Theresa Singleton, associate professor of anthropology who has known Armstrong for almost as long, credits him for singlehandedly initiating graduate studies in archaeology at Syracuse University. “Doug has helped pioneer one of the nation’s leading Ph.D. programs in historical archaeology, with an emphasis on Africa and the African Diaspora,” she says. “Many of his graduate students have followed his lead and are working in the Caribbean, while others have worked or are working on projects in New York State, Colorado, Oregon and Texas. All of them have benefited greatly from his theoretical and methodological insights, regardless of where they conduct research.”
Many of Armstrong’s students have gone on to successful, yet varied, careers. Such a sampling includes Sharon Dunn G’08, a cultural resource specialist and archaeologist with the U.S. Department of Agriculture; Heather Gibson G’07, an archaeologist for AECOM (a global provider of technical and management support services); Mark Hauser G’01, assistant professor of archaeology at Northwestern University; and Matthew Reeves G’97, director of archaeology at James Madison’s Montpelier property.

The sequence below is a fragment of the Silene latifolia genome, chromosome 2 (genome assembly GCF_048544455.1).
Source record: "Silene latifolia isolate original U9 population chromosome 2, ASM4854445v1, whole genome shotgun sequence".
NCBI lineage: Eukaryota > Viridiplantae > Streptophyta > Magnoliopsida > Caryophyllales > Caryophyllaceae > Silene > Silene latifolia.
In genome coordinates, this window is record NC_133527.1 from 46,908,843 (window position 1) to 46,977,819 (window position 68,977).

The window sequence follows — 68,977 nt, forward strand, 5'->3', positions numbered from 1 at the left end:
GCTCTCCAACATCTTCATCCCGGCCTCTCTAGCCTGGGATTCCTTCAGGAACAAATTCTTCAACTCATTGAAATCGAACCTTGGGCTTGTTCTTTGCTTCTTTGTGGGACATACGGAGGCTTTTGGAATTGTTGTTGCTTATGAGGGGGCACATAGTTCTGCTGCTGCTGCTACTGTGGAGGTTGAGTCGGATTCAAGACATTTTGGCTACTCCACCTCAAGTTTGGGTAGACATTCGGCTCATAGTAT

Robert J. Cromwell G’06, an archaeologist at the Fort Vancouver National Historic Site in Washington State, recalls how Armstrong, more than 2,500 miles away, helped him complete his doctoral dissertation. “Dr. Armstrong has been a positive influence on my career, even when I left Syracuse to work for the National Park Service [NPS] in the Pacific Northwest,” he says, adding that Armstrong collaborated with Cromwell’s supervisors to ensure he would complete his Ph.D. in four years, while working full time at NPS. “He reminded me that archaeological jobs come and go, but a Ph.D. is permanent and would lead to other opportunities later in my career. It was perhaps the best advice I had ever received.”
Prior to Syracuse University, Armstrong served as a Rockefeller Post-Doctoral Fellow at The Johns Hopkins University and held various curatorial and research positions at UCLA. He is the author of eight books and dozens of scholarly articles, chapters and reports. Armstrong maintains a continuous flow of externally funded research, as evidenced by his current studies of laborers at early plantations in Barbados, of urban life and colonialism during the Danish period and of Kongen’s Quarter on St. Thomas. He is also wrapping up a long-term archaeological study of the Harriet Tubman Home in Auburn, N.Y.
The Wasserstrom Prize is named for the great English professor at Syracuse University who died in 1985. Since then, it has been awarded every year to an Arts and Sciences professor who embodies Wasserstrom’s aesthetic as a graduate seminar leader, research and dissertation director and advisor and role model.